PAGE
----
In 2015, President Obama signed the Every Student Succeeds Act, ending the failed No Child Left Behind Law in 2015. Many have blamed the No Child Left Behind law on the failing condition of predominately Black schools due to several factors, including the strict guidelines for testing scores.
Signed by President Bush in 2002, the law mandated that students in grades 3 through 8 must be tested on their proficiency in reading and mathematics, and that those scores must be reported and categorized by different demographic groups. Individual school success is measured by Average Yearly Progress (AYP), and schools that did not meet AYP were at risk of being defunded, having students transfer, and mandatory tutoring which must be paid for by the school, to name a few. Schools even risked being taken over or turned into charter schools.
As a result of the harsh repercussions put in place by No Child Left Behind, schools felt pressure to have their students excel at the standardized tests. Teachers spent more time on math and reading, since those were the two areas students were tested on, and less time on other subjects that are also important in shaping a child’s education. Additionally, students who weren’t equipped with the skills to succeed at the tests by the third grade were eventually pushed out of their schools and put into alternative schools or “better-performing schools”. This largely affected Black students, due to the fact that Black students score lower on standardized tests than the general population, and contributed to the school to prison pipeline, being that Black students are more likely to be suspended and expelled than other students.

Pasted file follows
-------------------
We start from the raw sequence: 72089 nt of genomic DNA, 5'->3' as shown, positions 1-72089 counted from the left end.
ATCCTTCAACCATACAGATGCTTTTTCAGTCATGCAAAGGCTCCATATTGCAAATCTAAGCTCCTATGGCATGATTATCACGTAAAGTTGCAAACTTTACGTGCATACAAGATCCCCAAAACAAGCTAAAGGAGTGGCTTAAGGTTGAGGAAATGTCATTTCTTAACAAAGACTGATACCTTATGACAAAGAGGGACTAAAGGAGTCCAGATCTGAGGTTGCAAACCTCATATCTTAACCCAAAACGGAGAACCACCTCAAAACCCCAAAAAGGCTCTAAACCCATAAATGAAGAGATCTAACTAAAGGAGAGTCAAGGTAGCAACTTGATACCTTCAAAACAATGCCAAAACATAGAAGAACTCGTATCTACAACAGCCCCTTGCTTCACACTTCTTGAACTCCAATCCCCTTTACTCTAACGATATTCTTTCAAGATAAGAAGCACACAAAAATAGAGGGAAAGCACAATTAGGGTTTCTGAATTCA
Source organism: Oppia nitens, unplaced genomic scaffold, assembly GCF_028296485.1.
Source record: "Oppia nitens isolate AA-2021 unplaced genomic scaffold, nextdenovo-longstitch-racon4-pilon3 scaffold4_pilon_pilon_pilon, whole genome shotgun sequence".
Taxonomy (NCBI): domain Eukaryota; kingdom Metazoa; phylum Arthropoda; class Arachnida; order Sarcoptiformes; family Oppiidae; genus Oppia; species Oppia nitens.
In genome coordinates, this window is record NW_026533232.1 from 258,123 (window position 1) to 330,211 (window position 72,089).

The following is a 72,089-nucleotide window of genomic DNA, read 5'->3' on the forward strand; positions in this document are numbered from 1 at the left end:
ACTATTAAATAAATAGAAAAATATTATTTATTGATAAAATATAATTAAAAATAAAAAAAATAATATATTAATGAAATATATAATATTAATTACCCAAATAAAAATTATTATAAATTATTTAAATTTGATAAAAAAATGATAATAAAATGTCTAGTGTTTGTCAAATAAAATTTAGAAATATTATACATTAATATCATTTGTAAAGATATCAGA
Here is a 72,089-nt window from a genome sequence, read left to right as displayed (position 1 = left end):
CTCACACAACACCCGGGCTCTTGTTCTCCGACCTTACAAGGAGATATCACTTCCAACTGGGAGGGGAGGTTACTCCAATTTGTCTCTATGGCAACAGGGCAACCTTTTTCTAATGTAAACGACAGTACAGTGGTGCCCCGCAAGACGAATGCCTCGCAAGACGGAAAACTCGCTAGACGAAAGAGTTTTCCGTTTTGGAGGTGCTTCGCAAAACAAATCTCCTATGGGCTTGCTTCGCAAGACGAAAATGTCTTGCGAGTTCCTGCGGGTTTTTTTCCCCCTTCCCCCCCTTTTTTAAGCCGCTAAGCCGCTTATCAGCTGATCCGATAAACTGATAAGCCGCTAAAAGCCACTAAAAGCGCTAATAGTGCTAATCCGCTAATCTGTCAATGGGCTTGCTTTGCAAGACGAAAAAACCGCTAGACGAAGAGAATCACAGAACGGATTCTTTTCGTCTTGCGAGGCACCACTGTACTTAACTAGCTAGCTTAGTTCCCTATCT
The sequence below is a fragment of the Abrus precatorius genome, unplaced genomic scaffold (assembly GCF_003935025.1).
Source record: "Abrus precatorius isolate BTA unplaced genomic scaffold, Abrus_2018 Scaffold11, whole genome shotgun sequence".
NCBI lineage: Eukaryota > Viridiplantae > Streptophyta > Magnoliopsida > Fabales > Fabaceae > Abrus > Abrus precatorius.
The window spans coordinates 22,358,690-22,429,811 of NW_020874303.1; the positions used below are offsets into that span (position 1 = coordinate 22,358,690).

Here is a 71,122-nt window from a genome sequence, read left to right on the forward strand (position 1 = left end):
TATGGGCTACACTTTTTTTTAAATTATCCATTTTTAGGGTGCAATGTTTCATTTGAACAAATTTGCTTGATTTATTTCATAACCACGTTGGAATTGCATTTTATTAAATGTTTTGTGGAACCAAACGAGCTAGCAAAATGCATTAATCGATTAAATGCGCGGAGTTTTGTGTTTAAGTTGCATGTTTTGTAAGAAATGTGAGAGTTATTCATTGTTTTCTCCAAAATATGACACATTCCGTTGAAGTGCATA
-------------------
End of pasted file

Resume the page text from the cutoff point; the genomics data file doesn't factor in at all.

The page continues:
No Child Left Behind is one of the programs I will examine when exploring Black students’ success in predominately white schools. It appears that a number of Black students were moved to predominately white schools resulting from poor standardized test scores and I will report on how they fared.